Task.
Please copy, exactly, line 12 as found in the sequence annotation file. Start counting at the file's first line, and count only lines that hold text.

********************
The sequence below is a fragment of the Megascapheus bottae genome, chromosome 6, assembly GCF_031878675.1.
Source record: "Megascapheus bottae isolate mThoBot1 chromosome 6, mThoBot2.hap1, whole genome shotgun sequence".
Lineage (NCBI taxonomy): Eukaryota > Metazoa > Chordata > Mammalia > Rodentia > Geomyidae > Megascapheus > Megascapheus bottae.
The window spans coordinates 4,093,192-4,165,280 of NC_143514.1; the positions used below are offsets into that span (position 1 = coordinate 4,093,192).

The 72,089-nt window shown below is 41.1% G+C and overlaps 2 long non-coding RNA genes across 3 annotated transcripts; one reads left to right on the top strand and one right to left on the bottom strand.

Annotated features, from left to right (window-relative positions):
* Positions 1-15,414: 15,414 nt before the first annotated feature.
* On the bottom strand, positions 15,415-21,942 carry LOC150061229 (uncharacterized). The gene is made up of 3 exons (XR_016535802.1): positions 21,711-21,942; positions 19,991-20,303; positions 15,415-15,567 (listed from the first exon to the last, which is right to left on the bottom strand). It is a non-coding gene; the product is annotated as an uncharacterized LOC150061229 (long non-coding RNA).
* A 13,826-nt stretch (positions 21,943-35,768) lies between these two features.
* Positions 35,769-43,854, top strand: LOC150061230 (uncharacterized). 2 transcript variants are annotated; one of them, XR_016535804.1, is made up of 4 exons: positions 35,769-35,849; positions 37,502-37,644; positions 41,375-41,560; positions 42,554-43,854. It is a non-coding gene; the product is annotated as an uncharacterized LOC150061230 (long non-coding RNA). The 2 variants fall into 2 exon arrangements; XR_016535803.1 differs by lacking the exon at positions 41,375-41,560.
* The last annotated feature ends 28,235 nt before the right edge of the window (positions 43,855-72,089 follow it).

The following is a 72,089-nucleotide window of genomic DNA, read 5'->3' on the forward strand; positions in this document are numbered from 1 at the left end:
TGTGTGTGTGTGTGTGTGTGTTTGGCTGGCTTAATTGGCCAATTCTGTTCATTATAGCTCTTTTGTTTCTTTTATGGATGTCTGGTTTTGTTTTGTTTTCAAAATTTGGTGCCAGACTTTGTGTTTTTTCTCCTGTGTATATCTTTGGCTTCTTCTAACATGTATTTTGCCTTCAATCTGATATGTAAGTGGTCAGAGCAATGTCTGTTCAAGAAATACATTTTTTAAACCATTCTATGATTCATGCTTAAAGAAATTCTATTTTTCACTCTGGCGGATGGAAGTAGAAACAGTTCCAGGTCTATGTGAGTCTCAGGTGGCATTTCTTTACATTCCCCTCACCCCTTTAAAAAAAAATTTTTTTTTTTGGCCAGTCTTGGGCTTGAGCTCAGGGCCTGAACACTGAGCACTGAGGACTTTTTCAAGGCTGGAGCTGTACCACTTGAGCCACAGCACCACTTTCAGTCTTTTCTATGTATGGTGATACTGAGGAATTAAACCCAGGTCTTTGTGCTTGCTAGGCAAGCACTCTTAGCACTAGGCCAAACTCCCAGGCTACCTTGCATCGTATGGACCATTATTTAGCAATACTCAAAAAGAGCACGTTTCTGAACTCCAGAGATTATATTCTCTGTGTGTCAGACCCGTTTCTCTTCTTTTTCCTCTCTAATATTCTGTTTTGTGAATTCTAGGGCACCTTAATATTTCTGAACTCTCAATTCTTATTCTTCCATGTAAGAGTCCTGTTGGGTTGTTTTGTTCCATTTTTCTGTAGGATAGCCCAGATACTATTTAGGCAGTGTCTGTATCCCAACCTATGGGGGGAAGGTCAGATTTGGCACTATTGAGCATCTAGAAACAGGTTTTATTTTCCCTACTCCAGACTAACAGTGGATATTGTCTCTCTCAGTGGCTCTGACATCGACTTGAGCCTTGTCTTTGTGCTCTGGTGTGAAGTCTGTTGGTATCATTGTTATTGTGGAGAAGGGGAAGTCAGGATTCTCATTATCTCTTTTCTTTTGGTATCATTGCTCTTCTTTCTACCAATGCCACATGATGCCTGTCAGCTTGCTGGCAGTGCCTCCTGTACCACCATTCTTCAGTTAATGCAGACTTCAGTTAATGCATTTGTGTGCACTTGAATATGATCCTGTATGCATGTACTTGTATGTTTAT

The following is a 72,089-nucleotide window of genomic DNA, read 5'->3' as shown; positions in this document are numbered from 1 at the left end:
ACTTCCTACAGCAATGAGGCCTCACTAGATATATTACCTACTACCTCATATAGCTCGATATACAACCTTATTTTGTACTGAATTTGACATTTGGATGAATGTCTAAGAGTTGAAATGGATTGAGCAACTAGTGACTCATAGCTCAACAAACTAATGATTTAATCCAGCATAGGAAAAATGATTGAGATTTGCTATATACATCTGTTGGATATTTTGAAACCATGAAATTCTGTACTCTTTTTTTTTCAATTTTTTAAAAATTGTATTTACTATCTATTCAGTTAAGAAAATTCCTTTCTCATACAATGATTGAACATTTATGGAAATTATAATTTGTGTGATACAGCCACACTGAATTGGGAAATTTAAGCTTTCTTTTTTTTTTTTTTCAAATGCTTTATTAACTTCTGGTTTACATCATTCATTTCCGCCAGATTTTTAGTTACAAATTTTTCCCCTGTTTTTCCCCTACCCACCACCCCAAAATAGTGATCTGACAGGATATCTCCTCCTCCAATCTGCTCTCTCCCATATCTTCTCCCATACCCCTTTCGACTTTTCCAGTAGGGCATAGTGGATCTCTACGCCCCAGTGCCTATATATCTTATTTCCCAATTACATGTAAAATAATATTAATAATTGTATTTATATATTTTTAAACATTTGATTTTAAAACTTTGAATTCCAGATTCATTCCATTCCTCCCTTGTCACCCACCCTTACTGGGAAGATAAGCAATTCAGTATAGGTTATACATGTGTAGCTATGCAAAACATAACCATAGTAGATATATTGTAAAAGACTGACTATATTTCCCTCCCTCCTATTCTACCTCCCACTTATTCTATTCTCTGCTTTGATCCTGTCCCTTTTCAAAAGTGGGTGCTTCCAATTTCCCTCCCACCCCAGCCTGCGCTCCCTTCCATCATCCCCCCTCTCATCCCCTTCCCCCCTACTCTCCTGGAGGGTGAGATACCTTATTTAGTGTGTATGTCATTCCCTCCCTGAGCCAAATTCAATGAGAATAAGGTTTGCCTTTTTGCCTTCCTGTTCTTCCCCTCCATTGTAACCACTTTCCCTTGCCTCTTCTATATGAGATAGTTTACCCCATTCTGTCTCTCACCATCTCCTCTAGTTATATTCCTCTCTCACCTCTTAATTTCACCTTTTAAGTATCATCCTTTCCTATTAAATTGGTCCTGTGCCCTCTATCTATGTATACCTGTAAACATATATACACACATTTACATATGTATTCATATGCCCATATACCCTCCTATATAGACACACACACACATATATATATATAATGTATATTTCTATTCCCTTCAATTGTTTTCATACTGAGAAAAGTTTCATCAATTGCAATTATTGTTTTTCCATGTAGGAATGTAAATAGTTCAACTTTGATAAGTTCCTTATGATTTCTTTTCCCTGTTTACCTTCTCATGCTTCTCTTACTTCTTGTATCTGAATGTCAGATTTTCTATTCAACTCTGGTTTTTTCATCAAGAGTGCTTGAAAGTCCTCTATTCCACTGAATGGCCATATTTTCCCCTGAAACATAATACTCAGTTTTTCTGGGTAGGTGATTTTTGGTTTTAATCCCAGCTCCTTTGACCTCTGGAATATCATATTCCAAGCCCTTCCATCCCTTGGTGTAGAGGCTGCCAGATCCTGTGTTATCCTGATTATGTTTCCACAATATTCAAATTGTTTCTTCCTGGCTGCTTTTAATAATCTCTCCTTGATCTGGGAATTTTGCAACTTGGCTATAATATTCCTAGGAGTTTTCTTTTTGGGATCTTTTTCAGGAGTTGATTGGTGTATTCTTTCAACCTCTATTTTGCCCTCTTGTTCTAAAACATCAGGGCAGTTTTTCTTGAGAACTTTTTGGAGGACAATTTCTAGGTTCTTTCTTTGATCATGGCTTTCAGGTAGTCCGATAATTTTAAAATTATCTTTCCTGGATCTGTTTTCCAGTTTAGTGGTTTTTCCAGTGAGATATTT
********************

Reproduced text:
The following is a 72,089-nucleotide window of genomic DNA, read 5'->3' on the forward strand; positions in this document are numbered from 1 at the left end: